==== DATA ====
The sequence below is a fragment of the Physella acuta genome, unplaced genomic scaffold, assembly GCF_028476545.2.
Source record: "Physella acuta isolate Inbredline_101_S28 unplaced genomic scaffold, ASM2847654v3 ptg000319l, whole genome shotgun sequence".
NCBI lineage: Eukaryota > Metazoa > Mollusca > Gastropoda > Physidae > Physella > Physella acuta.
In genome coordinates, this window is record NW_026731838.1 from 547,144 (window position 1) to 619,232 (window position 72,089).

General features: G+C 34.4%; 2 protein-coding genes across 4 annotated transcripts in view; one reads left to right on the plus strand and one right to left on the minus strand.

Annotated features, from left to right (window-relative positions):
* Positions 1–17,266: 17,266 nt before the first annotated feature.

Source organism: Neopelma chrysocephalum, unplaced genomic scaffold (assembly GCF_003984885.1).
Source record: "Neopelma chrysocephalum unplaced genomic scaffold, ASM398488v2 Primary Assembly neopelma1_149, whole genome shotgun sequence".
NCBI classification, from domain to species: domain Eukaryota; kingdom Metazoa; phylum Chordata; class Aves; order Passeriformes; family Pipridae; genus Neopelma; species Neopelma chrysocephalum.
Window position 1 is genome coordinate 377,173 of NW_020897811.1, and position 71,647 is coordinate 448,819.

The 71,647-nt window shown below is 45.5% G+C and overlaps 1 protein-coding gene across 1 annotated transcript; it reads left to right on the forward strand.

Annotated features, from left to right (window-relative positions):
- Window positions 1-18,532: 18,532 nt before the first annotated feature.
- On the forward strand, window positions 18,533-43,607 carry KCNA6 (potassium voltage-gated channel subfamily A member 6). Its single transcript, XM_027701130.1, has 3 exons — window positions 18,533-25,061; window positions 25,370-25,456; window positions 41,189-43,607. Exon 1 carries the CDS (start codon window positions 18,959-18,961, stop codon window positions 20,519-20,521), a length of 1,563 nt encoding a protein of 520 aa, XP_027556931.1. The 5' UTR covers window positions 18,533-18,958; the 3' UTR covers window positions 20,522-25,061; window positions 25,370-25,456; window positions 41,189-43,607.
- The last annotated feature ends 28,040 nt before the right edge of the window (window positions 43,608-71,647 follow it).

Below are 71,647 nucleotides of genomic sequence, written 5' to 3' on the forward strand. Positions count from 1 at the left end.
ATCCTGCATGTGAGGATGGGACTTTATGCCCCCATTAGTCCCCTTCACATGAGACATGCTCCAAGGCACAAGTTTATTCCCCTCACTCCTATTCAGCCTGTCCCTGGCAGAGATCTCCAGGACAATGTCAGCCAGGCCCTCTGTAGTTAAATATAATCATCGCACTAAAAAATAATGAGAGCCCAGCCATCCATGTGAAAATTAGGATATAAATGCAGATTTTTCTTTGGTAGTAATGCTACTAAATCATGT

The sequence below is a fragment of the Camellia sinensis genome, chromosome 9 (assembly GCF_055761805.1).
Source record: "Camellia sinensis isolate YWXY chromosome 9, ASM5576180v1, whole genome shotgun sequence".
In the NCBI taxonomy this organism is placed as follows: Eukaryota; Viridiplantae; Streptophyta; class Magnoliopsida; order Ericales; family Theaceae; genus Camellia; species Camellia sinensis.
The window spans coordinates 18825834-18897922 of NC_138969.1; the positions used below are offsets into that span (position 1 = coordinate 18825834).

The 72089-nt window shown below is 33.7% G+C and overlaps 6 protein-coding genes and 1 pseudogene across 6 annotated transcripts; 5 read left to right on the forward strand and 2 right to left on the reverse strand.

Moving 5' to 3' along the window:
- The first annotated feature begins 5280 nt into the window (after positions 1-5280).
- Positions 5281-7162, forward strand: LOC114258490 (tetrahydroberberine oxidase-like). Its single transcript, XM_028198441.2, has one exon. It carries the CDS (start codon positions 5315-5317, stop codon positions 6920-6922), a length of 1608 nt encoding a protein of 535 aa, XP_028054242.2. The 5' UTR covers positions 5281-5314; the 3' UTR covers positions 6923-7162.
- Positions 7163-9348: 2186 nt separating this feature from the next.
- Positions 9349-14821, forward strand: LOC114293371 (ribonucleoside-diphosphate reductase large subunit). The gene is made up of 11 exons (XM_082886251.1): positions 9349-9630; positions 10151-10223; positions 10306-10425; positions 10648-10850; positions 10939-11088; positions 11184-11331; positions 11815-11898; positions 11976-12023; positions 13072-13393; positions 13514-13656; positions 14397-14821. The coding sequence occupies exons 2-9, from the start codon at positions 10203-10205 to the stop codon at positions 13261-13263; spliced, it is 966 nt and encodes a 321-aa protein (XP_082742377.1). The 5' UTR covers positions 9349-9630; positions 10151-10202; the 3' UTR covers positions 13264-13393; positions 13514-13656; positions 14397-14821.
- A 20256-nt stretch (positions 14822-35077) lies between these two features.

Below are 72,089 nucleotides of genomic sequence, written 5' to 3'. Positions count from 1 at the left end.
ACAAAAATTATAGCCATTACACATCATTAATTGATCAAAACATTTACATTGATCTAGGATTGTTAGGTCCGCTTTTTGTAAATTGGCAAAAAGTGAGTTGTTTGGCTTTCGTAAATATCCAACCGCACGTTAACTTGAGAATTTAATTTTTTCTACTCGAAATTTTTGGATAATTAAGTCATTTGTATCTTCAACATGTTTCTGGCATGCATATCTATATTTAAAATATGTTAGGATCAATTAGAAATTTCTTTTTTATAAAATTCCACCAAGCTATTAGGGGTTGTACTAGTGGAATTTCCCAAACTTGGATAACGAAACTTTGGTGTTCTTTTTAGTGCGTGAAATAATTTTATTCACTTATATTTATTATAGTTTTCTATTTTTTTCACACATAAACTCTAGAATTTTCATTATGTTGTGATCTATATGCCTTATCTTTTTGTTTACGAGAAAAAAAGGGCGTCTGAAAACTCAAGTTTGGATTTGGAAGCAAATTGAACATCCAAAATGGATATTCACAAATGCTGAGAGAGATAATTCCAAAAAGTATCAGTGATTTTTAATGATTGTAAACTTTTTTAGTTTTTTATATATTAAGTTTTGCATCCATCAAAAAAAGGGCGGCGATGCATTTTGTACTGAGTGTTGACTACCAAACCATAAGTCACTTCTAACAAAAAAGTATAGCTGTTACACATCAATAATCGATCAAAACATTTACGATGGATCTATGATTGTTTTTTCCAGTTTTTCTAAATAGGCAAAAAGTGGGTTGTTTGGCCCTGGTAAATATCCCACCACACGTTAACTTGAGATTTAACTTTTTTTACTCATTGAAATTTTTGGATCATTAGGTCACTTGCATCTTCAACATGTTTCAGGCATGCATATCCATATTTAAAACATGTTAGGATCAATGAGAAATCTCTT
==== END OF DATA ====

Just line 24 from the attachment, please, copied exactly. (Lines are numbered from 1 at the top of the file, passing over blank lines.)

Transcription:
Moving 5' to 3' along the window: